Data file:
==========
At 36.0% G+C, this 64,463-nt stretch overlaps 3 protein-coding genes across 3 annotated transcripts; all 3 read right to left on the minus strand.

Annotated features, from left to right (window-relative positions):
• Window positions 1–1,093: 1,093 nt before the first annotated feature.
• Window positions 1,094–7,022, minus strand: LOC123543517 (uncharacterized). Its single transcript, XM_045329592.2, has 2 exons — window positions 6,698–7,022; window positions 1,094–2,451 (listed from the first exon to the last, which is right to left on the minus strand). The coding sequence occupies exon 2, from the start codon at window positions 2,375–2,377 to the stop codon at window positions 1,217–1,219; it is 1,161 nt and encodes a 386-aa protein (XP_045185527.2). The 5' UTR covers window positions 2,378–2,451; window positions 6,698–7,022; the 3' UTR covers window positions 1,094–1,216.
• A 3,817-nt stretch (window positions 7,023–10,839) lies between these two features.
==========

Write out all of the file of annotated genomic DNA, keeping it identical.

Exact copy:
At 36.0% G+C, this 64,463-nt stretch overlaps 3 protein-coding genes across 3 annotated transcripts; all 3 read right to left on the minus strand.

Annotated features, from left to right (window-relative positions):
• Window positions 1–1,093: 1,093 nt before the first annotated feature.
• Window positions 1,094–7,022, minus strand: LOC123543517 (uncharacterized). Its single transcript, XM_045329592.2, has 2 exons — window positions 6,698–7,022; window positions 1,094–2,451 (listed from the first exon to the last, which is right to left on the minus strand). The coding sequence occupies exon 2, from the start codon at window positions 2,375–2,377 to the stop codon at window positions 1,217–1,219; it is 1,161 nt and encodes a 386-aa protein (XP_045185527.2). The 5' UTR covers window positions 2,378–2,451; window positions 6,698–7,022; the 3' UTR covers window positions 1,094–1,216.
• A 3,817-nt stretch (window positions 7,023–10,839) lies between these two features.